Director Infrastructure Services Joel Sanchez told media last week that Lethbridge, along with the City of Medicine Hat,Lethbridge County and the Lethbridge Northern Irrigation District have committed to not call priority on water use.

Sanchez said implementation of the water sharing agreements ensure all communities work together to reduce consumption.

The three municipalities – Lethbridge, Medicine Hat and Lethbridge County are committed to lowering consumption by 10 per cent.

A report presented to Economic and Finance SPC on April 11 stated that the Oldman River reservoir is only about 32 per cent of capacity while the level of the St. Mary’s reservoir has increased to about 20 per cent full despite recent snow and rainfall. But neither is anything close to normal.

The City wants to see a 20 per cent reduction in water consumption by 2030 and currently residents are still under the voluntary restrictions imposed last August.

The province might decide to enact the water sharing agreements as soon as the beginning of May, Sanchez told council Tuesday.

So by May 15 the City could be moving into the first stage of its action plan, Sanchez said. This will depend on snowpack and water levels in reservoirs by the end of April, he noted.

Under Stage 1 of the City watering action plan, several actions would be prohibited.

Those include any runoff, washing vehicles outside of a carwash, washing outdoor surfaces and filling private in-ground or portable pools larger than 3,000 litres.

Residents will be able to water for up to two hours between 6 and 10 p.m. on designated days. For residents, those are blue or black cart collection days, for the ICI sector Saturdays and regional sector Mondays.

If Stage 2 has to be implemented, watering of new lawns, trees and shrubs will be allowed if planted less than 10 days prior. People would be allowed to water only one hour between 6 and 10 p.m. on their designated day.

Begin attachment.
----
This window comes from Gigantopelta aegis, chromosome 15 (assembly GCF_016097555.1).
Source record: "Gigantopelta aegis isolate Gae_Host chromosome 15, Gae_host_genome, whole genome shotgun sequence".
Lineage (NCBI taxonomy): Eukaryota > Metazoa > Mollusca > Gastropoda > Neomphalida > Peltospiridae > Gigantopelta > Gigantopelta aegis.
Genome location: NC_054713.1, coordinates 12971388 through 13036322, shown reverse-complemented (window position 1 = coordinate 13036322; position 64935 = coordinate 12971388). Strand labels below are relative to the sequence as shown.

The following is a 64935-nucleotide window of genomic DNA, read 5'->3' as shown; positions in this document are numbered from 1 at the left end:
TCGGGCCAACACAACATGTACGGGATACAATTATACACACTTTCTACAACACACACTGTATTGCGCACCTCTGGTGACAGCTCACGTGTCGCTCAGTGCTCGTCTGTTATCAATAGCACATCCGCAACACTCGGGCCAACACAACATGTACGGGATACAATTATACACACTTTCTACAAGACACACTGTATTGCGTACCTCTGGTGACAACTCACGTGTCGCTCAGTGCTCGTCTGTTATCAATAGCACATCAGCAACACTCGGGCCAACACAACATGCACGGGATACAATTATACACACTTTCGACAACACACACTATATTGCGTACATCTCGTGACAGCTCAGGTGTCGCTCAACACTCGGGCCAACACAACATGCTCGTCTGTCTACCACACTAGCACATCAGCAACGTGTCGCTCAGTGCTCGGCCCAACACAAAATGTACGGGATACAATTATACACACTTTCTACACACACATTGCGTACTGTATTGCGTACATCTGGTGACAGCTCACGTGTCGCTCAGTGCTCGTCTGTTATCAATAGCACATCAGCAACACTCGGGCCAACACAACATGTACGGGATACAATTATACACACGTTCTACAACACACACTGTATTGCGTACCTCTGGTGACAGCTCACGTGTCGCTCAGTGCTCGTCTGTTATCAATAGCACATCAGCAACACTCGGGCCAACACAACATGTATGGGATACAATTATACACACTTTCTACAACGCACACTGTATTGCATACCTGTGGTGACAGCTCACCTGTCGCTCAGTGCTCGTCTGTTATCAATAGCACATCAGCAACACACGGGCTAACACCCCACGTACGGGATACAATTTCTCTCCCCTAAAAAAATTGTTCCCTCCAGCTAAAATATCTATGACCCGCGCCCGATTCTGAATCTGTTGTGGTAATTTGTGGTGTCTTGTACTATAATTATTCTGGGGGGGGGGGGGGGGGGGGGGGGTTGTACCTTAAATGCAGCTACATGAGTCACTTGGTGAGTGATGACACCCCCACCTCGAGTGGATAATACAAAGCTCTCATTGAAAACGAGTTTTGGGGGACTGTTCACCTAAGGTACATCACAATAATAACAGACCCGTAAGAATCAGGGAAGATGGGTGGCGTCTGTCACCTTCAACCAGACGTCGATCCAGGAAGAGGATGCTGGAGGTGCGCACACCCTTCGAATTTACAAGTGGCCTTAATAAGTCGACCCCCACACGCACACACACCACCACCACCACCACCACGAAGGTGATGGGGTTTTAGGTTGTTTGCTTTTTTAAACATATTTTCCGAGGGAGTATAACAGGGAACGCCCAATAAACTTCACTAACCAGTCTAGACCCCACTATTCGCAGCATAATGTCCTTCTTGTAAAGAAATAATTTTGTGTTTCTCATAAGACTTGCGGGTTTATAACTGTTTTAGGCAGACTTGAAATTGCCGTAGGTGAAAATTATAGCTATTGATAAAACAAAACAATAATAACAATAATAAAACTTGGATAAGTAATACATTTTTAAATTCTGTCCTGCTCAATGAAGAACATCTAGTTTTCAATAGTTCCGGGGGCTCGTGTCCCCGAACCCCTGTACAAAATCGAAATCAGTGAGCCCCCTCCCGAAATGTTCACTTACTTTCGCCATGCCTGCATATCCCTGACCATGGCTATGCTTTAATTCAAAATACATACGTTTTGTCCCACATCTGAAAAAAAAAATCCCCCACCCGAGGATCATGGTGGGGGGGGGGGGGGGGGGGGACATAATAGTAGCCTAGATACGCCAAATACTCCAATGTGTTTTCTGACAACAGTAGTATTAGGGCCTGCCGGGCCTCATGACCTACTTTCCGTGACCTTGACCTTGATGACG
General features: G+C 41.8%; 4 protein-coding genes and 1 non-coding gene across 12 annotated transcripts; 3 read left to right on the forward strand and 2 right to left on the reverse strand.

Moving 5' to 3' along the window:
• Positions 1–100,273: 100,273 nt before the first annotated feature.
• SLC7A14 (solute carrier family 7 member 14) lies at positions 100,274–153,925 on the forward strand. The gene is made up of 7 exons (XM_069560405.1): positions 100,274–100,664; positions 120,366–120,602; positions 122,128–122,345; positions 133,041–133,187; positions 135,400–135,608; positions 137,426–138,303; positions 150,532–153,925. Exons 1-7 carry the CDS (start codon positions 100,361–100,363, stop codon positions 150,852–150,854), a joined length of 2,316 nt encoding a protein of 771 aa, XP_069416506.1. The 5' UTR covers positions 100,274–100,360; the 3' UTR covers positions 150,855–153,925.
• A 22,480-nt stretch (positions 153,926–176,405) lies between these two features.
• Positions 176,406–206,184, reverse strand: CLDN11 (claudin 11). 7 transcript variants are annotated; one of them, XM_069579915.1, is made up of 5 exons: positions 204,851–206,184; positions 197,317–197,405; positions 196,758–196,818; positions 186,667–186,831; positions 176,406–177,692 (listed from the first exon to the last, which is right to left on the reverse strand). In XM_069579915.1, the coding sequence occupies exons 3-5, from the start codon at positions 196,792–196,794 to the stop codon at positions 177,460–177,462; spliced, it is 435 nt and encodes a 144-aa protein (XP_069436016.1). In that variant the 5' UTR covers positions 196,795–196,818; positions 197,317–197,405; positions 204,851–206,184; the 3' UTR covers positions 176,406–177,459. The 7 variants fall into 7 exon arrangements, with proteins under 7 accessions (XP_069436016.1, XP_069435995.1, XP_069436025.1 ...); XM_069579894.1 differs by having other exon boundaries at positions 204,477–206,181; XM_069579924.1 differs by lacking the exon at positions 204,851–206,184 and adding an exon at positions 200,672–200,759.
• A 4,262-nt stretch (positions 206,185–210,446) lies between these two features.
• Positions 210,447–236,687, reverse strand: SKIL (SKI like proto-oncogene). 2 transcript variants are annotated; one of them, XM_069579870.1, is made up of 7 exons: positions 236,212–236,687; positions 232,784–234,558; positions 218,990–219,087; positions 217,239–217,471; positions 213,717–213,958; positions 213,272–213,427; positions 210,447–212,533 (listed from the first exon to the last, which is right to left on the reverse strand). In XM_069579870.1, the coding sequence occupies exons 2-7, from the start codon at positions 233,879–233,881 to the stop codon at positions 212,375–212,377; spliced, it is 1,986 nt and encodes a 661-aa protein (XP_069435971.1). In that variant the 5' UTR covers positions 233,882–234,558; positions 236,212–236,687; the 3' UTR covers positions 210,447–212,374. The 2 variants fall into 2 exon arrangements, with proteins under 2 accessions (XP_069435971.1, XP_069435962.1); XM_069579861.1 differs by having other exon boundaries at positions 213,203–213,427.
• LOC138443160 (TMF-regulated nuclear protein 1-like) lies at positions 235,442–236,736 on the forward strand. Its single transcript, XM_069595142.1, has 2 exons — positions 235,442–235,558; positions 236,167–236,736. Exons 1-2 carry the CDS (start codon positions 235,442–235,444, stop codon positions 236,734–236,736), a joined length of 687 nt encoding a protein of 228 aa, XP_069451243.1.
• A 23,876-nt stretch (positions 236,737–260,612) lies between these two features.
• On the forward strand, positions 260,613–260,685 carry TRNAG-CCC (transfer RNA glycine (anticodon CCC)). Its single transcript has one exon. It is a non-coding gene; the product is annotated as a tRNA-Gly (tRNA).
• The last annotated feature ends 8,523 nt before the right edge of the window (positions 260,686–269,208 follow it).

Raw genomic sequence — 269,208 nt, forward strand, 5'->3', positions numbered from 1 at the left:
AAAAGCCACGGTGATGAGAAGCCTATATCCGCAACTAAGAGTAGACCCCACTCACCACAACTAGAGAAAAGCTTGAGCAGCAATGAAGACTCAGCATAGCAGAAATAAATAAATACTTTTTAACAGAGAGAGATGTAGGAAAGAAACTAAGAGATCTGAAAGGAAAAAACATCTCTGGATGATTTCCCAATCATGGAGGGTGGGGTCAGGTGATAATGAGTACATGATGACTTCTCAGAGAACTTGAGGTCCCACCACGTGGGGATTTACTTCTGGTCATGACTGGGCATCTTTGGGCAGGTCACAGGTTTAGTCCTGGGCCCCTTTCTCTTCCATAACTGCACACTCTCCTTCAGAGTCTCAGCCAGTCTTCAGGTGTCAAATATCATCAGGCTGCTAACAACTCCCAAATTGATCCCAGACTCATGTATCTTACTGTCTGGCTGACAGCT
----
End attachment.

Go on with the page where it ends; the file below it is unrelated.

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Citi Zen

Such lack of foresight by the City. We are going to see a whole city of dead trees. Anyone with an underground sprinkler system will have less than 10 minutes of water per zone, or per section of lawn.
Furthermore, what’s the difference if I wash my car at home, I still use the same amount, or less, of water as a commercial wash.


The irony and the cop out. No jurisdiction over the golf courses. Lol. They get their water from the same dried up river.


Car washes recycle and reuse the water. The water recycling system starts by collecting the contaminated water from wash bays. The recycling process begins with separating solid wastes and sedimentation, then filtering the water through a sophisticated car wash filter system. This process removes solid contaminants, leaving behind clear, reusable water.

Citi Zen

Wrong. Not all car wash water is recycled. They use city water to make up for losses and peak usage times.

Citi Zen

They forgot about the laundry. Shouldn’t everyone be required to wash all laundry at a commercial laundromat? Just like car washing. I use less water to wash my car than a single load of laundry.
Such a lack of foresight by Council.